OLD Media Moves

Byrne: Business journalism will rise again, but online

February 1, 2010

Former BusinessWeek executive editor John Byrne writes in the latest issue of PRWeek that he believes that business journalism, despite the monetary and staff losses from the past few years, will return to its glory days soon, but it will be on the Internet.

Byrne writes, “Amid all the havoc and pain, I’ll make a bold prediction: Over the next three years, we’re going to witness one of the biggest booms in media ever. It will occur not in print, of course, but in the online world. And it will largely be fueled by forced media entrepreneurs, laid-off writers and editors, lower barriers to entry, and the opportunity for tens of thousands of well-trained journalists to create something of value that they can run and own.

“That old line about freedom of the press belonging only to those who own a press is just that — old. For years now, pretty much anyone with access to a computer and the Internet owns a press. But there was still a missing ingredient: vast numbers of journalists with the courage and skill to use the Web to do their own thing. That’s much less true today. Many laid-off journalists will not be able to find jobs in the field; they’ll have to invent their jobs, resulting in this new media boom.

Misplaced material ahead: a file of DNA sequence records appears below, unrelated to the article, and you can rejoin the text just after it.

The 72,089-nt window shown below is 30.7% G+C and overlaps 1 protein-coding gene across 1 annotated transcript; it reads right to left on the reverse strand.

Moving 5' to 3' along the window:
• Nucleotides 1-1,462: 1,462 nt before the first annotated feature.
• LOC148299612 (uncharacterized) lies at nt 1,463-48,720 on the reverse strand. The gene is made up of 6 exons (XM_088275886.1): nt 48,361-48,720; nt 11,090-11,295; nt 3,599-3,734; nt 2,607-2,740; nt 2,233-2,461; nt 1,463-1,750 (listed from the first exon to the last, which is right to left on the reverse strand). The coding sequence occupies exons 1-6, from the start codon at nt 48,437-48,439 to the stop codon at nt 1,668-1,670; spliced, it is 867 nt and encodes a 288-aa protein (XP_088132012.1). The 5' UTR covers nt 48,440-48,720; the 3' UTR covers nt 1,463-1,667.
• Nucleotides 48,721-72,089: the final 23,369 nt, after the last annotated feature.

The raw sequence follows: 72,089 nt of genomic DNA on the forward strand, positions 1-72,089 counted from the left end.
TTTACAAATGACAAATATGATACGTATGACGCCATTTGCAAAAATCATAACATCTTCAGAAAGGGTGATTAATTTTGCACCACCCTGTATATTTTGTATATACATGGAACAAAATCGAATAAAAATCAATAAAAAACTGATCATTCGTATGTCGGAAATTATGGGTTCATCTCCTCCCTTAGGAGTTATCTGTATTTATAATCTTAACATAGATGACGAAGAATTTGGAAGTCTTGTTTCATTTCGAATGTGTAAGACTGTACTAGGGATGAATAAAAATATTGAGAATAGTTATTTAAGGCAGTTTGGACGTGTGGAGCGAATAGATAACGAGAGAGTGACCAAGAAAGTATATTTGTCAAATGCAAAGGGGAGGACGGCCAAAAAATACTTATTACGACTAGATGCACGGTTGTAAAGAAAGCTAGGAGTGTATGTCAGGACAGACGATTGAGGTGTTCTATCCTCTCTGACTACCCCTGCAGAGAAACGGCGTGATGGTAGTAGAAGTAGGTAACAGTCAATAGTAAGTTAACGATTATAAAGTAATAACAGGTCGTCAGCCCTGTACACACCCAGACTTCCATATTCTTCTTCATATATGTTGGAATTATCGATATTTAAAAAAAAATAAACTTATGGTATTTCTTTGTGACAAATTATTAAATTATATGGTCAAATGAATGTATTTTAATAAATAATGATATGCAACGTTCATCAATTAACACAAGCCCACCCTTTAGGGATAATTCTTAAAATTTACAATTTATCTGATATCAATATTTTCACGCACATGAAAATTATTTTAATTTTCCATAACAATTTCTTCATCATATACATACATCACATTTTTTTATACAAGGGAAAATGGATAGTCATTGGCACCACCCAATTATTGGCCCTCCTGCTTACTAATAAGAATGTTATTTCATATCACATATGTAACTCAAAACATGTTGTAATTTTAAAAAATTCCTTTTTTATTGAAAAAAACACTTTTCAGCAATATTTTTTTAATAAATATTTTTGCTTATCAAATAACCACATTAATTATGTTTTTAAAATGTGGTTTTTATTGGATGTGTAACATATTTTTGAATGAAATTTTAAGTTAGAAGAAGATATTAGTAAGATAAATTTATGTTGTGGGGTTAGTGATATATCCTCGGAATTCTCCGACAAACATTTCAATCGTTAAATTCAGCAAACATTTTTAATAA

“A funny thing happened after Bloomberg laid off more than a third of BusinessWeek‘s editorial staff in early December: longtime journalists and editors who were axed began launching their own mini-publishing enterprises. The title’s veteran books editor, Hardy Green, started a blog, Business Books Guy. Tech and You columnist Steve Wildstrom began blogging at Steve Wildstrom on Tech and accepted a deal to blog at last month’s Consumer Electronics Show for chipmaker Nvidia. As BusinessWeek.com’s former editor-in-chief, I launched C-Change Media to build a network of new business sites online.”

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